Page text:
The Continuing Importance of Black Owned Businesses and Unity in the Community

In post Katrina New Orleans with its many changes; the importance of Black Institutions, business and cultural footprint is essential. Speak of the future of her business and other Black Businesses she says, “Being Black owned business is sometimes a challenge; oftentimes we do not get the funding and support we need. But I feel there has been an upside to it as well, being a role model for the community,” Smith says proudly.

“We have young people who are now adults say they watched us and because of our example wanted to become a business owner. We give a lot of hope and encouragement that you can become a business owner. The community is proud of what we’ve become and we’ve inspired them.”

For those who know of all they have given back, it is now time for them to be on the receiving end as an outpouring of love and support is there as Unity One is on the road to rebuild. “Unity means coming together as one. We need to unite and be on one accord. Whenever there is someone in need. The community can come together to help together we can stand but divided we will fall. Together we can accomplish more. The whole city, not just Broadmoor.”

This article originally appeared in the New Orleans Data News Weekly

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#NNPA BlackPress

Former NNPA Chairs Talk Yesterday, Today and the Future

NNPA NEWSWIRE — Whether it’s taking a stand for the Double V campaign during World War II; marching with Dr. Martin Luther King Jr. during the Civil Rights Movement; or fighting to have a voice in the White House in more recent times, NNPA’s board chairpersons’ responsibilities have historically gone far beyond any standard business definitions.

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Former Chairpersons of the National Newspaper Publishers Association’s Board of Directors (left to right): “Sonny” Messiah Jiles, the CEO of the Houston Defender Media Group; Danny Bakewell, Sr., publisher of the Los Angeles Sentinel; Cloves Campbell, publisher of the Arizona Informant; and Denise Rolark Barnes, publisher of the Washington Informer.
Former Chairpersons of the National Newspaper Publishers Association’s Board of Directors (left to right): “Sonny” Messiah Jiles, the CEO of the Houston Defender Media Group; Danny Bakewell, Sr., publisher of the Los Angeles Sentinel; Cloves Campbell, publisher of the Arizona Informant; and Denise Rolark Barnes, publisher of the Washington Informer.

Part One in a series, as the NNPA prepares to Celebrate 80Years as the Voice of Black America

By Stacy M. Brown, NNPA Newswire Correspondent
@StacyBrownMedia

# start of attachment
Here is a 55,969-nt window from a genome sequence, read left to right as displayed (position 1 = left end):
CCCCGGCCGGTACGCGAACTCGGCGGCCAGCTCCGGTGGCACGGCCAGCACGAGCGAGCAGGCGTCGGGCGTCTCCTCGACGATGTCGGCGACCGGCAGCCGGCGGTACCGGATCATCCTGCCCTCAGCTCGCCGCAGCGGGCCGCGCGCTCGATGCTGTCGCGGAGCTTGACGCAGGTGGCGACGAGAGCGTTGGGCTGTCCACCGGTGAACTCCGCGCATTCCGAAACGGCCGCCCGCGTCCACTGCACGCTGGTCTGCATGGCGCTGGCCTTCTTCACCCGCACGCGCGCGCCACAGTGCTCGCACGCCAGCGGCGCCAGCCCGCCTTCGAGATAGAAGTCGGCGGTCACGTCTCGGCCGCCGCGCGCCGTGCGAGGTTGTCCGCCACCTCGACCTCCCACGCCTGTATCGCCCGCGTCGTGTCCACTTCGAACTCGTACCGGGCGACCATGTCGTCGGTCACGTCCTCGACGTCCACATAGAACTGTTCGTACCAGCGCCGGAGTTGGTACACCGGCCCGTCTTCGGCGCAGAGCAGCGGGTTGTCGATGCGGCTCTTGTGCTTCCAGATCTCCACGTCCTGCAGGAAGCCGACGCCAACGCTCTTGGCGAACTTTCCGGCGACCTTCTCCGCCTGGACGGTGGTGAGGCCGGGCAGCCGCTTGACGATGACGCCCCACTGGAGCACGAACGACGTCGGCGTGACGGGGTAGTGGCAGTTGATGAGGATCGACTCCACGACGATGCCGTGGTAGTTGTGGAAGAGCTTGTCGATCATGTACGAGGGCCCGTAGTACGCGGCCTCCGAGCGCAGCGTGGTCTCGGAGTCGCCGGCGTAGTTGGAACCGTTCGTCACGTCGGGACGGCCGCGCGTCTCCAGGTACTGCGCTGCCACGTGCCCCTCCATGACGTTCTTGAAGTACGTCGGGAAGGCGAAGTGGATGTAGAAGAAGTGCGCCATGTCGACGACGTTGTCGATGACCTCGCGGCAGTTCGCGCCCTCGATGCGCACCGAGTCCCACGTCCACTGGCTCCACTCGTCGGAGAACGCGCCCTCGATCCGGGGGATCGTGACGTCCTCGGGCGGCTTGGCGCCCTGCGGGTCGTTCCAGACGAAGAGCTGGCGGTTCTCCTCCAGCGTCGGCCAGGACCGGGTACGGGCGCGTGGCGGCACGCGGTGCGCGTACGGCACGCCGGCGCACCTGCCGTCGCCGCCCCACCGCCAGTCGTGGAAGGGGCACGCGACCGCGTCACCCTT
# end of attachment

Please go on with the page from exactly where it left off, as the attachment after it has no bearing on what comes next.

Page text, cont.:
The role of chairman of the board in any organization comes with responsibilities that require for the broadest of shoulders.

According to a definition found at bizfluent, a board’s chairperson is the person who serves as the senior representative of the shareholders and is responsible for upholding their interests.

However, whether it was taking a stand for the Double V campaign during World War II; marching with Dr. Martin Luther King Jr. during the Civil Rights Movement; or fighting to have a voice in the White House in more recent times, NNPA’s board chairpersons’ responsibilities have historically gone far beyond any standard business definitions.

“As NNPA chair, it is important to have integrity, build consensus, listen to different points of view, be a communicator, take the initiative, and possess the foresight to think where the puck will be –not where it is now — and act accordingly,” said Sonceria “Sonny” Messiah Jiles, the CEO of the Houston Defender Media Group and a former NNPA chair.

“The experience of being a NNPA chair was both rewarding and trying because I took office when the organization was transitioning from a combined operation into two independent organizations, [the National Newspaper Publishers Association and the National Newspaper Publishers Association Foundation]” Jiles said.

Jiles, who was elected chair in mid-2003 and served through mid-2005, said the high points of her tenure included securing the first $4.1 million buy from Home Depot for NNPA members; cleaning up and aligning the organization’s operational systems in accordance with Sarbanes Oxley; and establishing convention sponsorship packages covering two-three year periods, that ensured revenue continuity.

“The biggest challenge of the NNPA chair is to generate revenue for both small- and large-market newspapers, create products and services that benefit the membership’s bottom line and building a consensus when there are so many personal or hidden agendas,” Jiles said.

Danny Bakewell, Sr., the publisher of the Los Angeles Sentinel who chaired the NNPA from 2009 to 2011, said it was an honor to serve his fellow publishers and lead the organization through various changes in the media landscape.

“My publishers knew of my activism and [at the time I was elected], it was a good time in my life, and I decided to give it I shot,” Bakewell said.

“When I came in, there was basically no infrastructure, so I’ve got to be chairman and CEO and I’ve got to make decisions to make this thing work,” he said.

Bakewell said he created a plan on how to create partnerships in which the goal was to get five partners that would agree to three- or five-year commitments that would bring in significant revenue for the NNPA.

“It meant that we weren’t begging because we knew we had money coming in and I established a policy that we’d go out and raise money for every event knowing that we already had money,” Bakewell said.

“The real glue that made my administration successful was getting full-page ads at least once a quarter for my publishers and organizations like General Motors really gave us solid commitments and we still have them today,” he said.